Investigation of the molecular epidemiology of HIV-1 in Khayelitsha, Cape Town, using serotyping and genotyping techniques

Jacobs, Graeme Brendon (2005-12)

Thesis (MScMedSc (Pathology. Medical Virology))--University of Stellenbosch, 2005.

Thesis

There are currently an estimated 5.3 million people infected with human immunodeficiency virus / acquired immunodeficiency syndrome (HIV/AIDS) in South Africa. HIV-1 group M Subtype C is currently responsible for the majority of HIV infections in sub-Saharan Africa (56% worldwide). The Khayelitsha informal settlement, located 30 km outside Cape Town, has one of the highest HIV prevalence rates in the Western Cape. The objective of this study was to investigate the molecular epidemiology of HIV-1 in Khayelitsha using serotyping and genotyping techniques. Patient samples were received from the Matthew Goniwe general health clinic located at site C in Khayelitsha. Serotyping was performed through a competitive enzymelinked immunosorbent assay (cPEIA). RNA was isolated from patient plasma and a two step RT-PCR amplification of the gag p24, env gp41 IDR, env gp120 V3 and pol genome regions performed. Sequences obtained were used for detailed sequence and phylogenetic analysis. Neighbour-joining and maximum likelihood phylogenetic trees were drawn to assess the relationship between the Khayelitsha sequences obtained and a set of reference sequences obtained from the Los Alamos National Library (LANL) HIV database (http://www.hiv.lanl.gov/). Through serotyping and genotyping the majority of HIV strains were characterised as HIV-1 group M subtype C. One sample (1154) was characterised as a possible C / D recombinant strain. In 9 other samples HIV-1 recombination cannot be excluded, as only one of the gene regions investigated could be amplified and characterised in these samples. The gag p24 genome region was found to be more conserved than the env gp41 IDR, with the env gp41 IDR more conserved than the env gp120 V3. The variability of the env gp120 V3 region indicates that patients might be dually infected with variant HIV-1 subtype C strains or quasispecies. Conserved regions identified in the Khayelitsha sequences can induce CD4+ T-cell responses and are important antibody recognition target sites. These conserved regions can play a key role in the development of an effective HIV-1 immunogen reactive against all HIV-1 subtypes. The majority of subtype C viruses were predicted to use CCR5 as their major chemokine co-receptor. The pol sequences analysed indicate that mutations associated with minor resistance to Protease Inhibitors (PIs) might be present in the Khayelitsha community. The identification of resistant mutations is vital for people receiving antiretroviral treatment (ART). It can influence the success of their treatment and delay the onset of AIDS. Serotyping is a quick characterisation method, but not always accurate. With genotyping detailed molecular analysis can be performed. However, with genotyping the success of amplification often depends on viral load. In Southern Africa a subtype C candidate vaccine appears to be the best option for future vaccine considerations. The sporadic detection of non-subtype C and recombinant subtype C viruses remains a concern and will thus have to be closely monitored. Phylogenetic analysis can help to classify and monitor the spread and evolution of these viruses.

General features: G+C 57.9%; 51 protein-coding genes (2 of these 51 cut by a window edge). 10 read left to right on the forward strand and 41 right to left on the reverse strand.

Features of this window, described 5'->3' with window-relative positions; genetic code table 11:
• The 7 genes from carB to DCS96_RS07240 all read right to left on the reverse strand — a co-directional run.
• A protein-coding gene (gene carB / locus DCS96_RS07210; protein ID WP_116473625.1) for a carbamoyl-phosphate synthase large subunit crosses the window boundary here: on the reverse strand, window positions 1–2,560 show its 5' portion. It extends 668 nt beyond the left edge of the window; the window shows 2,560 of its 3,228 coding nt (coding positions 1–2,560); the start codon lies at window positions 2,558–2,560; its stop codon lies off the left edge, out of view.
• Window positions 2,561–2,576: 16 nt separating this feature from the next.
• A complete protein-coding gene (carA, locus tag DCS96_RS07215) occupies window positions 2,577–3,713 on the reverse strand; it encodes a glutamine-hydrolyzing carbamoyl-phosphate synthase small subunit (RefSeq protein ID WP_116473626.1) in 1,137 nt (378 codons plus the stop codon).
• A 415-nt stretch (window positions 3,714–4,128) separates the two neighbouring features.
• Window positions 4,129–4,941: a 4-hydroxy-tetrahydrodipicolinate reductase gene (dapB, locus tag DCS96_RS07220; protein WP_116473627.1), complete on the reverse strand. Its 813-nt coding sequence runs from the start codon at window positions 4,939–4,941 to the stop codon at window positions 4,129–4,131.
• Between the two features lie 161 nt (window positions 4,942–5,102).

Please refer to this item in SUNScholar by using the following persistent URL: http://hdl.handle.net/10019.1/2196
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